The next speaker was Gavin Newsom, the mayor of San Francisco. Newsom also talked about India's embrace of broad religious and ethnic diversity and spoke of Gandhi as one of his heroes. He said" Tolerating diversity is not enough. We must embrace and celebrate it" as is done in San Francisco and preached and practiced by Gandhi.
Then there was a panel discussions including elected officials of Indian origin in various cities and states of the United States. They were quite inspirational in their description of how they succeeded in various parts of the United States including the heartland such as the mid-western
states of Kansas and Missouri where very few Indians or minorities live. I heard interesting anecdotes such as one by Swati Dandekar elected to the Iowa legislature as a Democrat in a heavily Republican district. She went knocking on doors to ask for votes. As she knocked on one of the doors, a man came out and told her he does not vote for women. "Well, my opponent is also a woman." She said in a heavy Indian accent. He responded, "then I'll skip voting." Later on, he had a problem and called Dandekar and asked "Do you remember me." She did and then helped him out by solving his problem and he became a convert. She was re-elected for her seat.
I didn't stay after this session but the roster of speakers in the afternoon was very impressive as well. They had Barak Obama via video link, US Representatives Lofgren and Honda in person.
As the Indians take a leaf from the Jewish playbook, so should we as Pakistani-Americans. So far Pakistanis' focus has been on building only mosques. We should continue building mosques but we need to expand our focus to include building Pakistani-American community centers and participating in the political process as Pakistani-Americans. A modest beginning has been made by the efforts of NEDian Asghar Aboobaker to inaugurate Pakistani-American Cultural Center in Sunnyvale, CA. I think our second generation of Pakistani-Americans need to be inspired to go beyond the work done by the first generation in the public service arena. I signed up and had my daughters Amber and Michelle participate to be inspired by the attendees at this conference.
Tuesday, October 2, 2007
On the question of Shanghai bubble, he is more qualified than most but I still think he is wrong. The Chinese economy is very strong and growing rapidly. China is the factory of the world and it is developing a very large consumer class of its own with a pent-up demand not too different from the US consumer demand right after the WW II. So the Chinese markets are backed up a strong and rapidly growing economy to justify high valuation of its stock.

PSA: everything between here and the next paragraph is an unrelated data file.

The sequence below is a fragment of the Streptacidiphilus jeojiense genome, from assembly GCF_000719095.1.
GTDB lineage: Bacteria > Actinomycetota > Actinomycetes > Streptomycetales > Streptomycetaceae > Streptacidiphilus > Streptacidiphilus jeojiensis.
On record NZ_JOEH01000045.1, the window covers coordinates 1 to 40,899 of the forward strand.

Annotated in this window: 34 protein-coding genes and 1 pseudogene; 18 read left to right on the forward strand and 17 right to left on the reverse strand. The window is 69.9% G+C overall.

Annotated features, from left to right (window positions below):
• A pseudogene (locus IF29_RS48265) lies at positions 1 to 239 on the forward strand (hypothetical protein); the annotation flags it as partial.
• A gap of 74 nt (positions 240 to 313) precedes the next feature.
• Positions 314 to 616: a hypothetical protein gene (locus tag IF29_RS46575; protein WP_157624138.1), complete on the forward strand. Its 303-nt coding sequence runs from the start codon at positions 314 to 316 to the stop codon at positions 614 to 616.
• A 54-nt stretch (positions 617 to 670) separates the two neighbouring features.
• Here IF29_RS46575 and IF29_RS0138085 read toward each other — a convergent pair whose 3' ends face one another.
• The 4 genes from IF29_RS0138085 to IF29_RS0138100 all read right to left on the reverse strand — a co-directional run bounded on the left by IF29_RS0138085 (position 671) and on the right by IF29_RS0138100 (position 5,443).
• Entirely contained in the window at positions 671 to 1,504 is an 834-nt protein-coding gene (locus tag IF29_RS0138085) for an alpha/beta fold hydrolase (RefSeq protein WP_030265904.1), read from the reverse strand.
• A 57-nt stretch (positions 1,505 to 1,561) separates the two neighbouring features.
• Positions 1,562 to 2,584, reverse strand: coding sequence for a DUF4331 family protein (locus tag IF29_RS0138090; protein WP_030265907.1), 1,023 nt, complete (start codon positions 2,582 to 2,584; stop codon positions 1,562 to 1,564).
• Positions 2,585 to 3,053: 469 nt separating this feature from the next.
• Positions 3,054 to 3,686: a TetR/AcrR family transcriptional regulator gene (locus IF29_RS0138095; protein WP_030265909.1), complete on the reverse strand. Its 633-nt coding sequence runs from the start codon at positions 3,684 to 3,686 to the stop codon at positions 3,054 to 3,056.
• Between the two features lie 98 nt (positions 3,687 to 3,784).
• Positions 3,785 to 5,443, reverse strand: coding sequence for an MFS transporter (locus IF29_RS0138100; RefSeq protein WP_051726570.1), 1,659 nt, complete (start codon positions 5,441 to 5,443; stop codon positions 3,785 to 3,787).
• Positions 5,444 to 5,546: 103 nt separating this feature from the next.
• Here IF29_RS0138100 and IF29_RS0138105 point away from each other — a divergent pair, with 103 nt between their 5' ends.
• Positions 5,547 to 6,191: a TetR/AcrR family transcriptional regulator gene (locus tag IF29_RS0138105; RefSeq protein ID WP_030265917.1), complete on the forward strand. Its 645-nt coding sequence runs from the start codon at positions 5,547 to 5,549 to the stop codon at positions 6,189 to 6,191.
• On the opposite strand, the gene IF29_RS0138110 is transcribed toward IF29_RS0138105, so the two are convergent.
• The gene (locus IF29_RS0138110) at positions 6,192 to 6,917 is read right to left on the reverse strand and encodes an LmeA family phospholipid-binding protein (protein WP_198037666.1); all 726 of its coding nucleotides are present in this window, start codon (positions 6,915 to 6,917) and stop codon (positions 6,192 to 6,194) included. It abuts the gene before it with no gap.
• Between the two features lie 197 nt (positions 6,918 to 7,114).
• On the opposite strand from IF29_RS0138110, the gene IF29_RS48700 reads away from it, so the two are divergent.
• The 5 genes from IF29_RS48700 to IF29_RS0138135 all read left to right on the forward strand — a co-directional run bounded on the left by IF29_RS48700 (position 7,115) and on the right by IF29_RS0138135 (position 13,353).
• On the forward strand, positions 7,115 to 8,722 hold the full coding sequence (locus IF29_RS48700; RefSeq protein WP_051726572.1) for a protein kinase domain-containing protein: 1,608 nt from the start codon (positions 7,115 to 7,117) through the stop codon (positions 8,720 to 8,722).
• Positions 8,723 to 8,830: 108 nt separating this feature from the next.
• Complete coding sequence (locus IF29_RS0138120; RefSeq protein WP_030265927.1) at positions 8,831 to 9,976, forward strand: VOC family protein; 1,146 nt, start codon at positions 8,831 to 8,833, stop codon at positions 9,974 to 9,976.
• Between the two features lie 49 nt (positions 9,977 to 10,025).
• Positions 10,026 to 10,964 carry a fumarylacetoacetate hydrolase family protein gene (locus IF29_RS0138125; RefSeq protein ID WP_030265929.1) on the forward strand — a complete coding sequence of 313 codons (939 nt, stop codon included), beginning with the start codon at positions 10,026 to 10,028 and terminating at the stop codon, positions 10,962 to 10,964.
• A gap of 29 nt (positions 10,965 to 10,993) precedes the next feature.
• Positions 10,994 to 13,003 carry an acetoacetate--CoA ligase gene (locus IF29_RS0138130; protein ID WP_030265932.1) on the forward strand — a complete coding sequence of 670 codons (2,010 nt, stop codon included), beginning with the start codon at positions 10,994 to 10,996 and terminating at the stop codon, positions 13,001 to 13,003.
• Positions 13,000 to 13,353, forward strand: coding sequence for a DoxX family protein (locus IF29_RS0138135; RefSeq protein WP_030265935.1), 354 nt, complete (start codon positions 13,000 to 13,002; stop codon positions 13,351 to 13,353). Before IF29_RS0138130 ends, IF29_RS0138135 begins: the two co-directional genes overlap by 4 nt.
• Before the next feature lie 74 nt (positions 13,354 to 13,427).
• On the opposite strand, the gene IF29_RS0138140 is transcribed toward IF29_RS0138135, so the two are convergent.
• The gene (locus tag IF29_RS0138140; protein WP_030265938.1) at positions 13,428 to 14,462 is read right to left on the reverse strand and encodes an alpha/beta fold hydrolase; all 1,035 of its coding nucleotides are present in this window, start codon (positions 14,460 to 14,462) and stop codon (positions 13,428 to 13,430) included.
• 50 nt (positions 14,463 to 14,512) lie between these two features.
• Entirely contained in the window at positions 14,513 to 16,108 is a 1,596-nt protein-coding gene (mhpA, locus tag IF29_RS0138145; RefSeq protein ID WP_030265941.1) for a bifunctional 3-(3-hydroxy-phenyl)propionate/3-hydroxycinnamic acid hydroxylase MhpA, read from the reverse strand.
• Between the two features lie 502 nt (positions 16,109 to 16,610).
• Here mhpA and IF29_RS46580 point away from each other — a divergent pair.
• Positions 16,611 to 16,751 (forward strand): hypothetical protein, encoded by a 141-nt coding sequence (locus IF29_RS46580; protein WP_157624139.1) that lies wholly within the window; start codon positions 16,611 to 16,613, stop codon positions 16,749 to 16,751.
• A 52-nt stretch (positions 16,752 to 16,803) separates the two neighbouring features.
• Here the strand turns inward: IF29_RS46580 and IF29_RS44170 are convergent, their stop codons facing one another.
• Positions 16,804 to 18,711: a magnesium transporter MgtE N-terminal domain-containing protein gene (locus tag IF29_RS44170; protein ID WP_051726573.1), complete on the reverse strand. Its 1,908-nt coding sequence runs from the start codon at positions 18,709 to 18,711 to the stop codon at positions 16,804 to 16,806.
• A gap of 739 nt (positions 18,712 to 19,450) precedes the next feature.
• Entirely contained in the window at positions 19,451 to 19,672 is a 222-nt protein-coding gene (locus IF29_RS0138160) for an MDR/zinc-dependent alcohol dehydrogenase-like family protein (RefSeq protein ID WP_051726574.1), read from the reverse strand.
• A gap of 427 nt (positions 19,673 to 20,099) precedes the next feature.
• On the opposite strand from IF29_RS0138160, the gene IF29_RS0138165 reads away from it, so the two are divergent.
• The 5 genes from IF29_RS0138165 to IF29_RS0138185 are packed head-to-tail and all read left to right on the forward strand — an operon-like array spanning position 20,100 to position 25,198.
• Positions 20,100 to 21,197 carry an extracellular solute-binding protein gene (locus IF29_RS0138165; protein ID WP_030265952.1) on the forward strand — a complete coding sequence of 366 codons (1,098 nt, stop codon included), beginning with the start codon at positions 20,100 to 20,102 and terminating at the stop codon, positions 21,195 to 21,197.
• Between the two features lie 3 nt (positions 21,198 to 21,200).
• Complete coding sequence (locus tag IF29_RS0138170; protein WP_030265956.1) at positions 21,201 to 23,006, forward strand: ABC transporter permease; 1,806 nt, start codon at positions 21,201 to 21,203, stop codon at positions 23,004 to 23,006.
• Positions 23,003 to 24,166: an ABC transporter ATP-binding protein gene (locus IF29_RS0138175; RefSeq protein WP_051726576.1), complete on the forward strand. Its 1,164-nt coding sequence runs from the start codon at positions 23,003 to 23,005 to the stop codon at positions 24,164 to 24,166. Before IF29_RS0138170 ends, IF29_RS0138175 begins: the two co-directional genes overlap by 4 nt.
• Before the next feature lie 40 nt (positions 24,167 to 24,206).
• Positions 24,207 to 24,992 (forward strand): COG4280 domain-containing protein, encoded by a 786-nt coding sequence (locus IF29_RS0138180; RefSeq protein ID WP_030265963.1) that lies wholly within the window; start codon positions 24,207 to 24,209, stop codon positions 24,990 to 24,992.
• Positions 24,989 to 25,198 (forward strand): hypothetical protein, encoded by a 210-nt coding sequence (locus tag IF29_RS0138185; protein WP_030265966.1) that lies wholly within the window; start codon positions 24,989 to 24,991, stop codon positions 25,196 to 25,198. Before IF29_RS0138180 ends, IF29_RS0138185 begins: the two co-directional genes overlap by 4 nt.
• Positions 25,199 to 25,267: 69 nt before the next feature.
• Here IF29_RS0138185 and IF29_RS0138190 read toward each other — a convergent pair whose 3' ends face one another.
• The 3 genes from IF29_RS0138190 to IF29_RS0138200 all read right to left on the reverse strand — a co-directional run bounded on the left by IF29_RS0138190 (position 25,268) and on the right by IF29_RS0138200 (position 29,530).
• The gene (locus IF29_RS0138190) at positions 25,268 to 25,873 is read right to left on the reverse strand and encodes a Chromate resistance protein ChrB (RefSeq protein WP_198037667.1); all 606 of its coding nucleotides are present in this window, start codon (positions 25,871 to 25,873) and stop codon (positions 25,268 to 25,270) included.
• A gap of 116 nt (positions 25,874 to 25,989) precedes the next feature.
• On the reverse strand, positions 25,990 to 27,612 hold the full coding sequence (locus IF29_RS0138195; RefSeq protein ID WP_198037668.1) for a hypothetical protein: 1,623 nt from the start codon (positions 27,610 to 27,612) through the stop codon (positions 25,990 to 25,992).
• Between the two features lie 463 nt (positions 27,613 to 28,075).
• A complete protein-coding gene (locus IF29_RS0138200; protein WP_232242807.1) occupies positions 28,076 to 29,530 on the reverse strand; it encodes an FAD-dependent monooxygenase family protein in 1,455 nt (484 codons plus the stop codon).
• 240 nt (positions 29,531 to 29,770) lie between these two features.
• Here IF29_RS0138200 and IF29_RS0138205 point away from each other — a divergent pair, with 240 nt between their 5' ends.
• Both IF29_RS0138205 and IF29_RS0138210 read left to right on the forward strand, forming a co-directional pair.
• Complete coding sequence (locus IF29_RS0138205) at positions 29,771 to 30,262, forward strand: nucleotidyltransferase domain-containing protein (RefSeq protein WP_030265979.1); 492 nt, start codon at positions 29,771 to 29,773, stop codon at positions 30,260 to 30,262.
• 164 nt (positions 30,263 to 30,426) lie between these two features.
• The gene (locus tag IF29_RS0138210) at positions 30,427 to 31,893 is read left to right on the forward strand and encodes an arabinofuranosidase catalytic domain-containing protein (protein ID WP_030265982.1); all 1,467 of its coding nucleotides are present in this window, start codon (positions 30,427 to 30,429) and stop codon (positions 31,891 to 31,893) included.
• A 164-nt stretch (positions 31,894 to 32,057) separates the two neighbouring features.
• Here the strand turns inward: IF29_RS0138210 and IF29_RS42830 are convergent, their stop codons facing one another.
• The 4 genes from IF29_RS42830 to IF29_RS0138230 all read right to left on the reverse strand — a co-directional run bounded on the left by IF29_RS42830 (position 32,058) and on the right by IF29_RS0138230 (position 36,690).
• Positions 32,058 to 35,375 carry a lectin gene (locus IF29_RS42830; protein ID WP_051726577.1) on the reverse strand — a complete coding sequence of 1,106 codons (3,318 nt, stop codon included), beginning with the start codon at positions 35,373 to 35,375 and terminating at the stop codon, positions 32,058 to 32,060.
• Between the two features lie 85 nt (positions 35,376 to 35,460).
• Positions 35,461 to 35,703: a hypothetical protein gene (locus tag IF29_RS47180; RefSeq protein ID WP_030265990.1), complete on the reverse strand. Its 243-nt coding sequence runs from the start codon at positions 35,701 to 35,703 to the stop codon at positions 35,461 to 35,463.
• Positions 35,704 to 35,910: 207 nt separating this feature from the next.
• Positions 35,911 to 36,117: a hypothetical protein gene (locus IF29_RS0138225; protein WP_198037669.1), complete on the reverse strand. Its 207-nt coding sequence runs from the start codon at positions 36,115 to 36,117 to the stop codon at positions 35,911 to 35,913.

Friday, September 21, 2007
Tuesday, September 18, 2007
Saturday, September 15, 2007
The attendance was almost 400 people exceeding our expectations. There were keynote speeches, panel discussions and a banquet followed by stand-up comedy and music entertainment. Dr. Shamsul Haq, the Pro VC of NED, represented the Vice Chancellor Mr. Abul Kalam. Here's a recorded video message to the convention by the Vice Chancellor:
Find more videos like this on NEDians Worldwide
Saturday, August 18, 2007
Tuesday, August 14, 2007
Friday, August 10, 2007
Tuesday, August 7, 2007
Thursday, July 5, 2007
It also points out the corrosive power and influence of the healthcare lobbyists in the US and how they have essentially purchased the key legistators with large campaign contributions.
My earnest hope is that this movie will reingnite the healthcare debate and have a positive outcome for the average healthcare consumer this time.
Sunday, July 1, 2007
Thursday, April 19, 2007
Tuesday, April 17, 2007
Tuesday, April 10, 2007
But as we join the chorus of condemnation, let us ask the question: Would there be similar outrage as widely expressed if the offense had been targeted at a smaller religious or ethnic group?
Saturday, April 7, 2007
Friday, March 2, 2007
Sunday, February 25, 2007
I particularly liked the last scene where Queen Elizabeth is telling Blair how things can change quickly as far as popularity is concerned. A very prescient observation. Blair is probably far more unpopular now than the Queen might have been immediately after Diana'a tragic death.